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Absurdism: The Belief in a Nonsensical World

The Desperate Man (1843–45) by Gustave Courbet

What is Absurdism?

Absurdism is defined as the belief that all efforts of humanity to find inherent meaning and rationality in the world are useless because it does not exist. However, it does argue that the pursuit of meaning, and thereby facing the absurdity of the universe, is meaningful. This belief is only held for humans, and instead believes it is possible that other forms of life may be able to find inherent purpose and rationality in the universe. While the term is often related to nihilism and existentialism for its similar themes, each is distinct from one another.

This philosophy is often attributed to Albert Camus and Soren Kierkegaard who popularized the notion of the absurdity of the universe. In general, it arose out of a common contradiction that people often search for meaning and are unable to grasp what it is. So, when left with no alternative, an absurdist will simply choose to go into the unknown and face the nonsensical world for its own sake.

Absurdism vs. Nihilism

Nihilism in general posits that there is no intrinsic or any meaning to life at all, particularly in passive nihilism. However, absurdism believes that meaning in life can still exist through the pursuit of meaning by facing the fact that the world is irrational and disjointed. Thus, the difference is that nihilism is much more passive in the face of meaninglessness while absurdism at its core is active regardless.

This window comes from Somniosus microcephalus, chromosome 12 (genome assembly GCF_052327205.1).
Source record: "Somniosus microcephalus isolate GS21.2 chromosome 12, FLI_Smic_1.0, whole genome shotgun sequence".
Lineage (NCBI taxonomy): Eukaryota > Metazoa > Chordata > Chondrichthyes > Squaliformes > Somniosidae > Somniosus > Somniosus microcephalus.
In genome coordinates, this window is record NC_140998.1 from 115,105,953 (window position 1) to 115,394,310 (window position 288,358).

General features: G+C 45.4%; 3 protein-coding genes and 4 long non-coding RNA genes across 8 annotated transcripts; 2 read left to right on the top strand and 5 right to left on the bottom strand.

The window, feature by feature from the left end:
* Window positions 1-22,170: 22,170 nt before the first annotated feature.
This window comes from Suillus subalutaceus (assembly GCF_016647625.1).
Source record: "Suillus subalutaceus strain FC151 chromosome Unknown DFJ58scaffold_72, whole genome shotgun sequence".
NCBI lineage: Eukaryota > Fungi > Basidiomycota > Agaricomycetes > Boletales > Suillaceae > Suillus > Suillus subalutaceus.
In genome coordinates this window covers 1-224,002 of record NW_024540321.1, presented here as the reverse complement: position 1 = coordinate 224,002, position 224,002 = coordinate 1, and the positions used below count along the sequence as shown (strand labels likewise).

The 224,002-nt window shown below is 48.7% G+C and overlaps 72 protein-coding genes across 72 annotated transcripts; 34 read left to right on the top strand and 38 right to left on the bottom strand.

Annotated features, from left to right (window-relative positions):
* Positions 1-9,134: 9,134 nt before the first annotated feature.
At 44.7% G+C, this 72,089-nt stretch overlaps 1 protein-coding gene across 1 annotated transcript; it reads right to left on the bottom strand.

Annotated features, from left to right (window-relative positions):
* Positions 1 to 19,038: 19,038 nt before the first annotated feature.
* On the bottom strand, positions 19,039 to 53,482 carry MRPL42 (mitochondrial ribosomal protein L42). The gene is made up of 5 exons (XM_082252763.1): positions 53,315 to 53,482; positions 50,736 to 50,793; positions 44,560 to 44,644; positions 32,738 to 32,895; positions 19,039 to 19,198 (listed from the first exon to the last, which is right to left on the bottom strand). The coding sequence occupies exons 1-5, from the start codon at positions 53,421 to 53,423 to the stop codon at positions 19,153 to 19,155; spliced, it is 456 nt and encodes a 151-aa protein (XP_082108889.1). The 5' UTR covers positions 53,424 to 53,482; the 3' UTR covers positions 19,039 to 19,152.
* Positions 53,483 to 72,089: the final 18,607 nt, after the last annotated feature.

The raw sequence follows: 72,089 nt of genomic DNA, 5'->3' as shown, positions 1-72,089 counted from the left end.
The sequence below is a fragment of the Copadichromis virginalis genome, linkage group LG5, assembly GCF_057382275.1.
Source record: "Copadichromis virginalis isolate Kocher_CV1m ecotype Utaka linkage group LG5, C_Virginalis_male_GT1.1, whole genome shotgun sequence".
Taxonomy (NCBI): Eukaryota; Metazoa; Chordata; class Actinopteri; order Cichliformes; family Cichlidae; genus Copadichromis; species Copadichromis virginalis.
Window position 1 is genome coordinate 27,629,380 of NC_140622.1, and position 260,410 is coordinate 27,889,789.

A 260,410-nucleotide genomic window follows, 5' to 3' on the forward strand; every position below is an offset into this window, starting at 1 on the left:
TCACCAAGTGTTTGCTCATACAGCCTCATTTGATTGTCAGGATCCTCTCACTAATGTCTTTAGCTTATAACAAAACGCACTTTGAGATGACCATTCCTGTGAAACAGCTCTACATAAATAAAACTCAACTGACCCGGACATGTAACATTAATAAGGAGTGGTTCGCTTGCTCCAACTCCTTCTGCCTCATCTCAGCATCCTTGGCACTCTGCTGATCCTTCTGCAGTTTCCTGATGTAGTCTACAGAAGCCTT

Absurdism vs. Existentialism

Absurdism believes that inherent meaning cannot be achieved while existentialism believes meaning in life can be created through living. The difference here is that an existentialist pursues living for the purpose of finding meaning while an absurdist lives in spite of limitations to get meaning out of life.

A Brief History of Absurdism

Absurdism is a philosophy created by Albert Camus. Camus was born in the French colony of Algeria in 1913 to a poor but hardworking family. He went on to study philosophy at the University of Algiers, but viewed himself as a writer and artist rather than a philosopher. His writings explored themes of alienation, disillusionment, and abandonment during a war-torn period. His works focus on finding the meaning of life in the face of death. This belief is seen in him saying “Deciding whether or not life is worth living is to answer the fundamental question in philosophy. All other questions follow from that.”

His work was inspired by that of Søren Kierkegaard, but it also serves as a rejection of his conclusions. Kierkegaard believed that the self was limited but held limitless possibility due to the power of choice. This state, he thought, leads people to either be paralyzed by infinite possibility, and thus unable to act, or trapped in the finite world by mindlessly doing what is expected. Kierkegaard concludes that the only way out of this is to take a leap of faith and become Christian. Camus fundamentally rejected this due to believing faith and hope to be lies that result in philosophical suicide.